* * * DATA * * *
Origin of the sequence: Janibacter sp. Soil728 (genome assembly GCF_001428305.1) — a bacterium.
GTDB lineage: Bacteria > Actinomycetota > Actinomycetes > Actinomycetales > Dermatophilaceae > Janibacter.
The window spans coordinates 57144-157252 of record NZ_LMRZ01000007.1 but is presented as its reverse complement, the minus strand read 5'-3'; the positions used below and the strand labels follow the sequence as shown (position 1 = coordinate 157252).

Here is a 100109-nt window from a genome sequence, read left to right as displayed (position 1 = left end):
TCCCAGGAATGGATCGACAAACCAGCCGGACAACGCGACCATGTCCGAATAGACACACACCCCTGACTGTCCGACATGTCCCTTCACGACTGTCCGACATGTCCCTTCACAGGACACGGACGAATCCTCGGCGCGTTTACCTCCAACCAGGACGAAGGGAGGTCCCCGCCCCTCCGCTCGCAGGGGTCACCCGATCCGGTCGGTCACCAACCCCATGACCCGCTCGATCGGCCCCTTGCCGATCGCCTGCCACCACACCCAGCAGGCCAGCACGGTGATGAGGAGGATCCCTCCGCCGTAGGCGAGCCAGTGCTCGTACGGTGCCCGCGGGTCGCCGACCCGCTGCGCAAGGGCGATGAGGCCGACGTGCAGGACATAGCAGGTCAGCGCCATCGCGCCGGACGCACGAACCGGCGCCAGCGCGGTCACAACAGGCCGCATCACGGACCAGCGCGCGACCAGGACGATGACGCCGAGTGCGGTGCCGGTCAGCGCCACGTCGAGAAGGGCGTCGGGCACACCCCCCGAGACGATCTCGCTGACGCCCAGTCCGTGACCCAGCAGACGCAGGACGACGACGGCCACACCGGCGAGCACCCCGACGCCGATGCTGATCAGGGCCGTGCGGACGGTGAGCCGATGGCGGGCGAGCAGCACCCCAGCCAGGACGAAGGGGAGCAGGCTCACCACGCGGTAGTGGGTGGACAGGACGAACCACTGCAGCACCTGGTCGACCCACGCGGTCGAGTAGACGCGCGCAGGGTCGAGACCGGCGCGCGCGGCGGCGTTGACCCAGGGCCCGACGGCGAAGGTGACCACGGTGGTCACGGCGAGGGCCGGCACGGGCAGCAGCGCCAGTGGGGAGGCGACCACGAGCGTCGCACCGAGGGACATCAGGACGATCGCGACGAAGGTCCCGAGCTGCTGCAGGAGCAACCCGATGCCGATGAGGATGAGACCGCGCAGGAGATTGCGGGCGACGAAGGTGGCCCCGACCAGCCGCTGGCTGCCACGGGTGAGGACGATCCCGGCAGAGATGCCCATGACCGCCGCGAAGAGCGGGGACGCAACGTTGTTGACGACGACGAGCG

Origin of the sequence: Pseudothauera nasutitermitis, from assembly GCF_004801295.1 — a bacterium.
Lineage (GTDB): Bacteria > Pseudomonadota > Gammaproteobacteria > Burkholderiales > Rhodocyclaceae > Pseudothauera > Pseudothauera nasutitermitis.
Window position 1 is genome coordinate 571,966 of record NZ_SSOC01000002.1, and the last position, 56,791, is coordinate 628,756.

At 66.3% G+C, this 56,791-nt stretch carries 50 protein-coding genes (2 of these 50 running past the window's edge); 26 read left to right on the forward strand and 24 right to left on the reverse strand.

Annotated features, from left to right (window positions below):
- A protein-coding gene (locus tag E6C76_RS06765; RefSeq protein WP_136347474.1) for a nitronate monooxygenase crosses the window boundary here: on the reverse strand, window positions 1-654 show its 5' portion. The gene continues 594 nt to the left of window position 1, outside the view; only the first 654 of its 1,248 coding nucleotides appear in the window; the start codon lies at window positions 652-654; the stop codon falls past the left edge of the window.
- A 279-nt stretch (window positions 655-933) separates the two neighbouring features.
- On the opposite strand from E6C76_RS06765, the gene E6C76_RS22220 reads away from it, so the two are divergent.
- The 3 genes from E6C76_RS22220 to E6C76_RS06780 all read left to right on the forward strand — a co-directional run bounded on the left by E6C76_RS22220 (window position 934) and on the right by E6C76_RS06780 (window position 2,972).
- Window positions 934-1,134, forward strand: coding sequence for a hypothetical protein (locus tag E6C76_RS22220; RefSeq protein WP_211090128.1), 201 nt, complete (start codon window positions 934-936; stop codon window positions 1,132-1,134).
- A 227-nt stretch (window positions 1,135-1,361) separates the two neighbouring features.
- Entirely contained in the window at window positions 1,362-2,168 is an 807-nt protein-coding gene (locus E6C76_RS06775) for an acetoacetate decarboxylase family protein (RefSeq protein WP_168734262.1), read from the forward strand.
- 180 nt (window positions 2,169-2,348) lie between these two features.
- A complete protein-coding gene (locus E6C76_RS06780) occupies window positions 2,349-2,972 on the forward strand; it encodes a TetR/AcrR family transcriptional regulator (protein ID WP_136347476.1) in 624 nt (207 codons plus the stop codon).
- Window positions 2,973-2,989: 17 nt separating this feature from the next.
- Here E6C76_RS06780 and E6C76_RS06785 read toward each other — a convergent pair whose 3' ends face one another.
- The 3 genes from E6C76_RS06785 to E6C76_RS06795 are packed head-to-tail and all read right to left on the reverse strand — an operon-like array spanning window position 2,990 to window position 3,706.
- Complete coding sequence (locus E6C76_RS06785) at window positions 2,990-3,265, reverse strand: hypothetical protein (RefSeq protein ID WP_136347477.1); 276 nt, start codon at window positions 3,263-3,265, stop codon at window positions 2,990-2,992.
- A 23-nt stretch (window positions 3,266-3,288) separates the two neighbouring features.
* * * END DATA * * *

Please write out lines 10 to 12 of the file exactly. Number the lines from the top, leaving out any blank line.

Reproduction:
Annotated features, from left to right (window positions below):
- A protein-coding gene (locus tag E6C76_RS06765; RefSeq protein WP_136347474.1) for a nitronate monooxygenase crosses the window boundary here: on the reverse strand, window positions 1-654 show its 5' portion. The gene continues 594 nt to the left of window position 1, outside the view; only the first 654 of its 1,248 coding nucleotides appear in the window; the start codon lies at window positions 652-654; the stop codon falls past the left edge of the window.
- A 279-nt stretch (window positions 655-933) separates the two neighbouring features.